The Private Sector Health Alliance of Nigeria (PHN), a non-profit organization has a sustainable platform that combines the strengths of the corporate private sector in Nigeria to partner with government. For the past five years they have been in operation, they have set up the Nigerian Health Innovation Marketplace that has incubated over 40 health innovations, forged private sector partnerships with over 20 states in Nigeria, reached millions of women and children with life-saving commodities by leveraging the excess utility of the corporate private sector and deployed significant impact investments in the health sector. With all these they have demonstrated that this model is a viable tool for addressing the continent’s biggest health challenges.
In an interview with Outrepreneurs at the just concluded Nigeria Innovation Summit, the MD/CEO and founding board member of the Private Sector Health Alliance of Nigeria, Dr. Muntaqa Umar-Sadiq said the alliance is a private sector led platform, created by business leaders in Nigeria, including Jim Ovia, Alhaji Aliko Dangote, Aigboje Aig-Imoukhuede, and corporates like Stanbic IBTC Bank, GlaxoSmithKline and Coca-Cola who have come together to create an all-encompassing platform to pool their respective private sector capabilities, resources and expertise to complement government in accelerating improvement in achieving the health sustainable development goals (SDGs)
“The health sector is characterized by suboptimal health outcomes, poor quality of care, and the lack of protection from financial risks. In Nigeria, we have a very complex, dynamic and iterative healthcare system with lots of supply and demand side challenges. We lose nearly a million women and children every year to preventable causes. There are lot of basic issues like malaria, pneumonia and HIV affecting them. Malnutrition, for example, accounts for nearly 50% of the deaths of children under the age of five. Our maternal, infant and neonatal mortality rate is still high compared to other comparable countries so there is a lot to do. But our view is that the private sector has an important role to play in leveraging some of its capabilities and expertise to complement government in addressing these challenges.”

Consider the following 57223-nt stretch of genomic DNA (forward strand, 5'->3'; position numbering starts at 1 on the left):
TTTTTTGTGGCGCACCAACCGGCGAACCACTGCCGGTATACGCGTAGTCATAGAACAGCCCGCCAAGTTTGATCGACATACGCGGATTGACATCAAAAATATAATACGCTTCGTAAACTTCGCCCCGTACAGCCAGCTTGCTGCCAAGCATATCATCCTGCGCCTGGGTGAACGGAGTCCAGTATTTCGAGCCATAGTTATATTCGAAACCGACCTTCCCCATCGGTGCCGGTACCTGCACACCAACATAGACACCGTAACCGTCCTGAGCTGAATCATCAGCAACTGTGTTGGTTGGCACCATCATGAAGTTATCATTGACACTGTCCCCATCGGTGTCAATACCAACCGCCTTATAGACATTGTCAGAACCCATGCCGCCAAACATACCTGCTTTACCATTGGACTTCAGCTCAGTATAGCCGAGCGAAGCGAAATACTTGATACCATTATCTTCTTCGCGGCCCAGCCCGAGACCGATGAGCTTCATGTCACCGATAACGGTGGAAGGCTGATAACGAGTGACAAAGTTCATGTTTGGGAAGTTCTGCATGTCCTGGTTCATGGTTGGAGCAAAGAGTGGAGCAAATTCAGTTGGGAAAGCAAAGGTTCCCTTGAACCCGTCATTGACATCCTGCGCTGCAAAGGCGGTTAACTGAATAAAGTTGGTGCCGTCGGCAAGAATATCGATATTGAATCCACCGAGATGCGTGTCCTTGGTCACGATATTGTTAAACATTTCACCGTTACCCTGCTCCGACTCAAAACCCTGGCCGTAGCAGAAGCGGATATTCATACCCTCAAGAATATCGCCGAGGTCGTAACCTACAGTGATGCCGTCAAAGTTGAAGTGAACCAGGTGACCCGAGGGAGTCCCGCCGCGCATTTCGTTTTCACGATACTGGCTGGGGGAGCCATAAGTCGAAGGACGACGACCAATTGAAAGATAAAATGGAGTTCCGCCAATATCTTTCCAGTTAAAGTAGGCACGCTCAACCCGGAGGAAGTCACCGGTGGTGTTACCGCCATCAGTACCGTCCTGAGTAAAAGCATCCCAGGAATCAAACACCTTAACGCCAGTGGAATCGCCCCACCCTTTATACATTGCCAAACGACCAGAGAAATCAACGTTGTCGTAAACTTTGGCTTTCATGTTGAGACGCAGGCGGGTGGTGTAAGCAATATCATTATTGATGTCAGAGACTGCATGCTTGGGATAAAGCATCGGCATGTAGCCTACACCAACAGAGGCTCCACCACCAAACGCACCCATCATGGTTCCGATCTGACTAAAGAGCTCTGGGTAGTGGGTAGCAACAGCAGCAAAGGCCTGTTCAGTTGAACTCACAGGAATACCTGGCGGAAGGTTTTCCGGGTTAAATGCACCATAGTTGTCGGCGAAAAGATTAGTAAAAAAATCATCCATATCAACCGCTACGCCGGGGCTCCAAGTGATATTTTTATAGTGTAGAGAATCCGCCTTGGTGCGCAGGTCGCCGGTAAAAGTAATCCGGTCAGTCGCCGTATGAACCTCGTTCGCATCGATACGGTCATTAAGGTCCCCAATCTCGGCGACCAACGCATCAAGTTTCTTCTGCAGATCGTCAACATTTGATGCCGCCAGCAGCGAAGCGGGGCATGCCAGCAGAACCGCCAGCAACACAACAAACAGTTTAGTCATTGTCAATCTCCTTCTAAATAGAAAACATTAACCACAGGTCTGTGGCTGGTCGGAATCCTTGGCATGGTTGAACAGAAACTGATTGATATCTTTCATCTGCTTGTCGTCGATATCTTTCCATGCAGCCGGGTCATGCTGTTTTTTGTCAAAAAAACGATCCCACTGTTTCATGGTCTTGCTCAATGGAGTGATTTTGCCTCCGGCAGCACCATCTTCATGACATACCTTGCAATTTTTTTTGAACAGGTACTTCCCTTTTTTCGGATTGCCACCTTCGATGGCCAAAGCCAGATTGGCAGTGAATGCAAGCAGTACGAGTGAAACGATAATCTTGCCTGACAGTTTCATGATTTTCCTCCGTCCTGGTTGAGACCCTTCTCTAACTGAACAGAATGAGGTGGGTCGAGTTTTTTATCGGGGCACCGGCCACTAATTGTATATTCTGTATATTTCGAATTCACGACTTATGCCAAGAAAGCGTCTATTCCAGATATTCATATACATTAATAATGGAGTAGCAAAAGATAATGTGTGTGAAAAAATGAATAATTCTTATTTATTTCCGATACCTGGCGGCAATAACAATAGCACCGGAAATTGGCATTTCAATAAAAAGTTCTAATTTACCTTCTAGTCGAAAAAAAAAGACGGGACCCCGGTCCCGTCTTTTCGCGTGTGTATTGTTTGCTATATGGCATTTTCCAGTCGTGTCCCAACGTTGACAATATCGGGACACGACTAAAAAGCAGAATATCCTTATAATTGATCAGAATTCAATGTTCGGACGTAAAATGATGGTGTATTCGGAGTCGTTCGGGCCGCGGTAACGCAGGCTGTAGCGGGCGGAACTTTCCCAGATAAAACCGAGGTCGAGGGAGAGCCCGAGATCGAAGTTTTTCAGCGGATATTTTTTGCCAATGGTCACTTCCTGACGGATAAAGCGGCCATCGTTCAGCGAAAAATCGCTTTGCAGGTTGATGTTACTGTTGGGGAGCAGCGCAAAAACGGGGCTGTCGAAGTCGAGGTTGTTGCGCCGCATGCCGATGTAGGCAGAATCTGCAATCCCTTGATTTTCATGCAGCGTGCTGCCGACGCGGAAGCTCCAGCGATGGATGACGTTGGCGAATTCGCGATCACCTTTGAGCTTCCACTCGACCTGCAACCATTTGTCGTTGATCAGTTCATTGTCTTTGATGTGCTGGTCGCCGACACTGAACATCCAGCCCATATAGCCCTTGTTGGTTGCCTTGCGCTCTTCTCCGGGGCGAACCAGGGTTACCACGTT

Umar-Sadiq thinks there are several types of innovations prevalent in the health sector today, but the most useful ones have to address real problems in the sector. “The first is that we need to ensure that the innovations address a pre-identified problem. The second is that these innovations are content specific, and third is that they are sustainable. The sort of innovations that are coming up are product innovations, technology innovations, thought innovations, service delivery innovations and manufacturing innovations. I think that the complementarity of these innovations will create the sort of sources of disruption that we need to begin to reach the low level health equilibrium that we have in the health sector.”
PHN’s work is focused on innovation, as they seek to create and scale up the Nigerian Health Innovation Marketplace to identify, nurture and scale up disruptive innovation that can contribute to the government’s ‘Saving a Million Lives Initiative’. The alliance seeks to develop synergies between the needs of the health system and the capabilities of the private sector through partnerships for better mobile health infrastructure, supply chain capabilities and several other needs of the sector. They also help to mobilize the private sector resources to undertake impact investments in the underserved segments of the health sector.